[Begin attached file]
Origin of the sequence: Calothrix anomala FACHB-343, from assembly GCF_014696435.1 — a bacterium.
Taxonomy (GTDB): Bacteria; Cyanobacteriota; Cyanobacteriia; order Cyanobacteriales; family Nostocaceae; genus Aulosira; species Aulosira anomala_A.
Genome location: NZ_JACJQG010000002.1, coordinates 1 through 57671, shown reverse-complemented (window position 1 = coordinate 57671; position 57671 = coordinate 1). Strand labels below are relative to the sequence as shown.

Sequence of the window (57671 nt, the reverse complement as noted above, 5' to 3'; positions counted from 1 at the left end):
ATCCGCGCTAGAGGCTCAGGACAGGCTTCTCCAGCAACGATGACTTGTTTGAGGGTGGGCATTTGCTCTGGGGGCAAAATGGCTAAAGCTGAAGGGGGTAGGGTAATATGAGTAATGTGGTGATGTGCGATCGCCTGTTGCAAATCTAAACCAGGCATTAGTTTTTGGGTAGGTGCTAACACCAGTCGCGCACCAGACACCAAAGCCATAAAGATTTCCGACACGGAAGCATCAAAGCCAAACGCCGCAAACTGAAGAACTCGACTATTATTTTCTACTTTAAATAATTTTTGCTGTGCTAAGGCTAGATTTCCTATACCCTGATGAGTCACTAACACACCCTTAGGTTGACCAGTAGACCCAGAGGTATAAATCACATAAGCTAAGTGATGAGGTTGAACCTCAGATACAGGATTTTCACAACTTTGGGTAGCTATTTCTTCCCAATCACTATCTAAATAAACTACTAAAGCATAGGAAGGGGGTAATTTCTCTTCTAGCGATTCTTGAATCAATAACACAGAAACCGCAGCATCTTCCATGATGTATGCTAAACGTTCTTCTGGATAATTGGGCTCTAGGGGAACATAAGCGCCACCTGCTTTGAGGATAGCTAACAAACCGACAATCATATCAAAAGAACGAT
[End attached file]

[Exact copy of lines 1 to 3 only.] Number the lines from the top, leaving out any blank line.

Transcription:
Origin of the sequence: Calothrix anomala FACHB-343, from assembly GCF_014696435.1 — a bacterium.
Taxonomy (GTDB): Bacteria; Cyanobacteriota; Cyanobacteriia; order Cyanobacteriales; family Nostocaceae; genus Aulosira; species Aulosira anomala_A.
Genome location: NZ_JACJQG010000002.1, coordinates 1 through 57671, shown reverse-complemented (window position 1 = coordinate 57671; position 57671 = coordinate 1). Strand labels below are relative to the sequence as shown.